President refers Polish government’s budget to constitutional court due to “doubts” over legality

President Andrzej Duda has announced that he is sending the government’s budget for 2024 to the Constitutional Tribunal (TK) for assessment due to his “doubts” as to whether it was adopted properly due to the exclusion from parliament of two opposition MPs recently jailed for abuse of power.

While Duda also signed the budget – something he could have refused to do while awaiting a TK ruling – his decision nevertheless adds to the political and legal chaos Poland has witnessed since a new government came to power last month. It has regularly clashed with Duda, an ally of the former ruling Law and Justice (PiS) party.

Yesterday, Prime Minister Donald Tusk warned that, if the budget was not approved, the ruling coalition may seek to call new elections. But this evening he noted that, because the president has signed the budget as well as sending it for further assessment, it can go into force in the meantime.

Budżet podpisany i o to chodziło. Reszta bez znaczenia. Pieniądze trafią do ludzi, nic tego nie zatrzyma.

— Donald Tusk (@donaldtusk) January 31, 2024

Earlier this month, the ruling majority in both chambers of parliament – the Sejm and Senate – voted in favour of accepting the government’s budget for 2024.

It then passed to the president for his approval. Unlike with other legislation, the president is not allowed to veto the main budget bill. However, he can refer it to the TK if he has doubts about the constitutionality of the entire bill or any of its provisions.

That is what Duda has done, with his office announcing this afternoon that the decision was made “due to doubts related to the correctness of the procedure for adopting the [budget] bills, i.e. the inability of MPs Mariusz Kamiński and Maciej Wąsik to participate in the work of the Sejm on these bills”.

Decyzja Prezydenta @AndrzejDuda ws. ustawy budżetowej ⬇️

Z uwagi na wątpliwości związane z prawidłowością procedury uchwalenia ww. ustaw tj. brakiem możliwości udziału w pracach Sejmu nad tymi ustawami przez posłów Mariusza Kamińskiego i Macieja Wąsika, Prezydent zdecydował o…

— Kancelaria Prezydenta (@prezydentpl) January 31, 2024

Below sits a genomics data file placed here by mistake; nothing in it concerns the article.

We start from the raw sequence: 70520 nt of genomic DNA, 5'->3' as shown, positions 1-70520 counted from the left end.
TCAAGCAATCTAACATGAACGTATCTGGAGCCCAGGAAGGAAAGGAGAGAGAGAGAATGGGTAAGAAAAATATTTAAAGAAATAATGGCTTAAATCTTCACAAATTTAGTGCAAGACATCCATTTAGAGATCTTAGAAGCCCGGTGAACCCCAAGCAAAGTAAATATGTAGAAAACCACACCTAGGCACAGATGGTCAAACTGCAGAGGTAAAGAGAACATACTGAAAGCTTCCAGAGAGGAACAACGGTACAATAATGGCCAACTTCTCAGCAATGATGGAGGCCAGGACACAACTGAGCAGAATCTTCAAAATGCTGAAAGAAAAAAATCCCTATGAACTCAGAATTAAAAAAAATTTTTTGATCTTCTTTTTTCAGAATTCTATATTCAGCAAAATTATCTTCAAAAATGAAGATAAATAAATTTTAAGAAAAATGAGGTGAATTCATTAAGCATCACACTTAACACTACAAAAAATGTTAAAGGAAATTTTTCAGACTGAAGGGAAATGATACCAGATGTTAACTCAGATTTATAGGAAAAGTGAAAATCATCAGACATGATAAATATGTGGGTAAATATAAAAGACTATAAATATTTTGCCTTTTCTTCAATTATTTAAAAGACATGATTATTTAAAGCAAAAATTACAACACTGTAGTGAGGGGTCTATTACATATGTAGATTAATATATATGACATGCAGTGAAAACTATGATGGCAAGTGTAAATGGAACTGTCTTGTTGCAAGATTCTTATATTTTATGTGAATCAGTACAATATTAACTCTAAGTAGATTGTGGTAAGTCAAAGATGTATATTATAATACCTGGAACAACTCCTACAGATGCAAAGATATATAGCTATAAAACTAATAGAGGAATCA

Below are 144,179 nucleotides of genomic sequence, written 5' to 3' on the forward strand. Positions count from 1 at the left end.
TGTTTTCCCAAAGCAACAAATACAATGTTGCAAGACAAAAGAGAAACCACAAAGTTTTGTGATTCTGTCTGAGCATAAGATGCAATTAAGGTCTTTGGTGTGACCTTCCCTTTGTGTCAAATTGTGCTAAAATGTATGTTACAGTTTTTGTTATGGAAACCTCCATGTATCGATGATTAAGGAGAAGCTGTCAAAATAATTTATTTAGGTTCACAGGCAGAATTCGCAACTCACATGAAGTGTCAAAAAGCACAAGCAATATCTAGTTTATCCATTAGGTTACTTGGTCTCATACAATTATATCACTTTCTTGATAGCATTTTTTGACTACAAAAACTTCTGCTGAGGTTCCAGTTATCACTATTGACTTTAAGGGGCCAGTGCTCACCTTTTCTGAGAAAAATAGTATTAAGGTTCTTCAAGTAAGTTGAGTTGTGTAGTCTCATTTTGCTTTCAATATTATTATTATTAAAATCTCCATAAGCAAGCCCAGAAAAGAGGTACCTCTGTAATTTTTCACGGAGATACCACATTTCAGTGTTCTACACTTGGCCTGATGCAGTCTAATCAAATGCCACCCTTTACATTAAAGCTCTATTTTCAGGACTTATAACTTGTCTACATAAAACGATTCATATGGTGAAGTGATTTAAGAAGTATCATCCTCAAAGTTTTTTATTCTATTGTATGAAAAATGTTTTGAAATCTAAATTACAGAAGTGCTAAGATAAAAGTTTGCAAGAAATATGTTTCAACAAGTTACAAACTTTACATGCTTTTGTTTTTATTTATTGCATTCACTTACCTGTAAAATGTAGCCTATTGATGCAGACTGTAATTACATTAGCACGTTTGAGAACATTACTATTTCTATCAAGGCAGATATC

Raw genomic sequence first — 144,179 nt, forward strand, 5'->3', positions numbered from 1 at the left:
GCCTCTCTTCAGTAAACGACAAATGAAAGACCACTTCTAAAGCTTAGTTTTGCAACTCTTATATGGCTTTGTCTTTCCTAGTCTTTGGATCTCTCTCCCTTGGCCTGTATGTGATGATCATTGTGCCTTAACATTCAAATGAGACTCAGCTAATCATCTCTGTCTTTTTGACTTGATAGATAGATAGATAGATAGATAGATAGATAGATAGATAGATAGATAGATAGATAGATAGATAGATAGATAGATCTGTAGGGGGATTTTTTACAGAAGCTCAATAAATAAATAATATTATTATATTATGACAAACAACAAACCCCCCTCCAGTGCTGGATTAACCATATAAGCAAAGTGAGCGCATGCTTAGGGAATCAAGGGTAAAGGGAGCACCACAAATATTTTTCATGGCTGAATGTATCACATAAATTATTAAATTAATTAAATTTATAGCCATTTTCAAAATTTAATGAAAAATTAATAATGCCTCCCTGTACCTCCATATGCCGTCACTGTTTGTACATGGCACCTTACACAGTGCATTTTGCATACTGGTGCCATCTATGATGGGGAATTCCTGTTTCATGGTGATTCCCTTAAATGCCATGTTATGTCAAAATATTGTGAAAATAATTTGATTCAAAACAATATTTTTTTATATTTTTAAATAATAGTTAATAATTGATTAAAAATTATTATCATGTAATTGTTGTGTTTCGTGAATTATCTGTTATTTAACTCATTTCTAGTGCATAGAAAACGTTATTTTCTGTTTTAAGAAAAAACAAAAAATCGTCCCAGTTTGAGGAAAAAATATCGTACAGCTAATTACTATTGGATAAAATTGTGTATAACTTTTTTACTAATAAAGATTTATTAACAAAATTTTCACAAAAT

Kamiński and Wąsik are PiS politicians and former government ministers who last month received binding convictions and two-year prison sentences for abuse of power. They were jailed this month but, two weeks later, were pardoned by Duda.

Kamiński and Wąsik were also stripped of their mandates as members of the Sejm, the lower house of parliament, as happens when MPs are sentenced to prison. However, they, PiS and Duda argue that that should never have happened because the president had previously pardoned them in 2015 before the final ruling.

The legitimacy of the 2015 pardons – and therefore of Kamiński and Wąsik’s status as MPs – is, however, under legal dispute. One chamber of the Supreme Court has ruled that the 2015 pardons were issued illegitimately.

But another chamber of the Supreme Court and the TK have effectively ruled that the 2015 pardons are legitimate. Both that chamber and the TK are seen as being under the influence of PiS and their legitimacy has also been rejected by Polish and European court rulings.

President Andrzej Duda has announced a pardon for two former government ministers who were jailed for abuse of power.

However, he continues to insist his previous attempt to pardon the pair in 2015 was valid should have been respected

— Notes from Poland 🇵🇱 (@notesfrompoland) January 23, 2024

In response to Duda’s decision today, Tusk tweeted that “the budget is signed and that’s all that matters. The rest is meaningless. The money will go to the people, nothing can stop it”.

Yesterday, amid rumours that Duda would not sign the budget, Tusk had warned that if the president “tried in any way to block the payment of people’s salaries, we together with our coalition partners may decide to cut short the parliamentary term…which would lead to early elections”.

Today, after Duda had announced his decision, the head of Tusk’s chancellery, Jan Grabiec, ridiculed the idea of sending the budget to the TK “because criminal MPs convicted by a court and imprisoned could not take part in the vote. Does President Duda believe [parliamentary] voting buttons should be installed in cells?”

However, in its statement today, Duda’s office warned that the president will take “similar action each time MPs are prevented from exercising their mandate”. That suggests he could refer all legislation passed by parliament without the participation of Kamiński and Wąsik to the TK.

Prezydent skierował budżet do Trybunału Konstytucyjnego bo posłowie-przestępcy skazani prawomocnie przez sąd i osadzeni w więzieniu nie mogli wziąć udziału w głosowaniu? Prezydent Duda uważa, że przyciski do głosowania powinny być instalowane w celach? Naprawdę?

— Jan Grabiec (@JanGrabiec) January 31, 2024

Notes from Poland is run by a small editorial team and published by an independent, non-profit foundation that is funded through donations from our readers. We cannot do what we do without your support.

Main image credit: Marek Borawski/KPRP

Daniel Tilles is editor-in-chief of Notes from Poland. He has written on Polish affairs for a wide range of publications, including Foreign PolicyPOLITICO EuropeEUobserver and Dziennik Gazeta Prawna.

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